Treatment:


These injuries can be quite serious. Some people may require months to recover from a Grade III pulley rupture. Climbinginjuries.com has a prescribed method for treatment:



Go buy some TheraPutty! All orthopedic doctors and physical therapists will recommend putty as a tool for successful recovery.(2) The fingers generally receive poor blood flow so getting blood to the injured area is important. Contrast baths have had mixed results in the literature, but it wouldn't hurt to try. To do a contrast bath, get a bowl of warm water, and cold water. Put injured finger in cold water for a few minutes, then place it immediately in the warm water for a few minutes. Repeat 3-5 times. Finish with the cold water. This could be done after squeezing the putty ball to "flush out" the injured joint. Massaging the effected area can be effective as well. Start out lightly and gradually increase the pressure.

Pulleys
  • Grade III: - Immediately- Stop climbing Apply ice or cold immediately, no more than 15 minutes at a time (1-2 days) Take ibuprofen for 1- 2 day Keep the hand elevated Week 1-2 Don't climb! Don't immobilize the finger. Unless there is a lot of pain, open and close your hand often VERY light massage at the site of the injury. Concentrate on other aspects of your life. Week 4-8 Warm the hands by use of a bath or an electric blanket, then squeeze the yellow (softest) putty. Don't push it, if there's pain…stop. Repeat a few times per day. Go to Grade II Treatment.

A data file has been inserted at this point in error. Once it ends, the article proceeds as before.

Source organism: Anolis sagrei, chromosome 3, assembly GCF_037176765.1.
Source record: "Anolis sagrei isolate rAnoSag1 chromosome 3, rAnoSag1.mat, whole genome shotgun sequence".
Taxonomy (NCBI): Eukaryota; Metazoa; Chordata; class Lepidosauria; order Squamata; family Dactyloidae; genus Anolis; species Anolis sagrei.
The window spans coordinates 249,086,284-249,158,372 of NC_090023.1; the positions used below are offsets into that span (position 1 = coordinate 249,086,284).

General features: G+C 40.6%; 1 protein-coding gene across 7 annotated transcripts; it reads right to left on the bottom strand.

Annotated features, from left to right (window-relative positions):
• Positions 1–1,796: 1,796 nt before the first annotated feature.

• Grade II: (Week 1-2) No climbing Warm the hands by use of a bath or an electric blanket, then squeeze the red putty. Don't push it, if there's pain…stop. Repeat a few times per day. Lubricate and lightly massage at the site of the injury. (Week 3-6) Tape the injured finger, stretch your forearms (this relieves the stress on the finger tendons) and climb thebiggest holds you can find. Start easy, this will be the quickest way to recovery. If you climb too hard, too fast, then return to the start of Grade 2 and do not collect $200. Always stretch your forearms after warming up and prior to climbing. Start squeezing the medium to firm putty. Lubricate and massage the finger at the site of the injury a couple of times/day. Start lightly and gradually increase the intensity using very short strokes on the injured site. Go to Grade I Treatment